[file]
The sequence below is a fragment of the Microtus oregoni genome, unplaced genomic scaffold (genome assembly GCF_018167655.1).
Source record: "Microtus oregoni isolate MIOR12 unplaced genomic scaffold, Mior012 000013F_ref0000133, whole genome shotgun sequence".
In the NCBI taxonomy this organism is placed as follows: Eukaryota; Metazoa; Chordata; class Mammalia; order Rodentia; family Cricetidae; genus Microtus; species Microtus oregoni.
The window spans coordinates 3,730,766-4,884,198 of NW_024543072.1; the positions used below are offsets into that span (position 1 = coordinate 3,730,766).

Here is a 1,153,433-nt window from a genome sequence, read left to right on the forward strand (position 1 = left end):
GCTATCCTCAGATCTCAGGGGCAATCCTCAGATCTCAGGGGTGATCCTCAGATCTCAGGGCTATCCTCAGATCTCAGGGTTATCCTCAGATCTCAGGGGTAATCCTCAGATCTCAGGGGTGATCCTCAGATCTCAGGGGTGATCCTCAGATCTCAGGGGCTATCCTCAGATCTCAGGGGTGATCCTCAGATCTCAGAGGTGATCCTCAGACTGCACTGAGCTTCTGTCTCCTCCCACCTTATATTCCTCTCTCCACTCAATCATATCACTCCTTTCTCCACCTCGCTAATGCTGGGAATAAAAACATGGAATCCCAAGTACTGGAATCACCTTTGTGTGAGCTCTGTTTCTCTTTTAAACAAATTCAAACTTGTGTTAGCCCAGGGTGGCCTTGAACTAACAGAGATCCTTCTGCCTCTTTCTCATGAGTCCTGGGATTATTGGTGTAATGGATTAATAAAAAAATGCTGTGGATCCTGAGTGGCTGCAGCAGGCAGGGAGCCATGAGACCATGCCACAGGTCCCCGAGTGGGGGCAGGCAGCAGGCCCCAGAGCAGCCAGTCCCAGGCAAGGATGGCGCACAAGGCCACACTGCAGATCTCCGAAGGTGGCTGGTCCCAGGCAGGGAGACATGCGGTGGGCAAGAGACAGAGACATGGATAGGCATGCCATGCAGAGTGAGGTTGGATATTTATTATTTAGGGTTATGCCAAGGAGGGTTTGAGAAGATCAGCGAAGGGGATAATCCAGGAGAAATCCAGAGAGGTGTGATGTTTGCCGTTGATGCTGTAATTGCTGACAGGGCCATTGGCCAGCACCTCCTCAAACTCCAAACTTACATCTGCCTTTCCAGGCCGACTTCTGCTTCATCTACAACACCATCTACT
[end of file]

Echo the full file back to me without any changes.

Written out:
The sequence below is a fragment of the Microtus oregoni genome, unplaced genomic scaffold (genome assembly GCF_018167655.1).
Source record: "Microtus oregoni isolate MIOR12 unplaced genomic scaffold, Mior012 000013F_ref0000133, whole genome shotgun sequence".
In the NCBI taxonomy this organism is placed as follows: Eukaryota; Metazoa; Chordata; class Mammalia; order Rodentia; family Cricetidae; genus Microtus; species Microtus oregoni.
The window spans coordinates 3,730,766-4,884,198 of NW_024543072.1; the positions used below are offsets into that span (position 1 = coordinate 3,730,766).

Here is a 1,153,433-nt window from a genome sequence, read left to right on the forward strand (position 1 = left end):
GCTATCCTCAGATCTCAGGGGCAATCCTCAGATCTCAGGGGTGATCCTCAGATCTCAGGGCTATCCTCAGATCTCAGGGTTATCCTCAGATCTCAGGGGTAATCCTCAGATCTCAGGGGTGATCCTCAGATCTCAGGGGTGATCCTCAGATCTCAGGGGCTATCCTCAGATCTCAGGGGTGATCCTCAGATCTCAGAGGTGATCCTCAGACTGCACTGAGCTTCTGTCTCCTCCCACCTTATATTCCTCTCTCCACTCAATCATATCACTCCTTTCTCCACCTCGCTAATGCTGGGAATAAAAACATGGAATCCCAAGTACTGGAATCACCTTTGTGTGAGCTCTGTTTCTCTTTTAAACAAATTCAAACTTGTGTTAGCCCAGGGTGGCCTTGAACTAACAGAGATCCTTCTGCCTCTTTCTCATGAGTCCTGGGATTATTGGTGTAATGGATTAATAAAAAAATGCTGTGGATCCTGAGTGGCTGCAGCAGGCAGGGAGCCATGAGACCATGCCACAGGTCCCCGAGTGGGGGCAGGCAGCAGGCCCCAGAGCAGCCAGTCCCAGGCAAGGATGGCGCACAAGGCCACACTGCAGATCTCCGAAGGTGGCTGGTCCCAGGCAGGGAGACATGCGGTGGGCAAGAGACAGAGACATGGATAGGCATGCCATGCAGAGTGAGGTTGGATATTTATTATTTAGGGTTATGCCAAGGAGGGTTTGAGAAGATCAGCGAAGGGGATAATCCAGGAGAAATCCAGAGAGGTGTGATGTTTGCCGTTGATGCTGTAATTGCTGACAGGGCCATTGGCCAGCACCTCCTCAAACTCCAAACTTACATCTGCCTTTCCAGGCCGACTTCTGCTTCATCTACAACACCATCTACT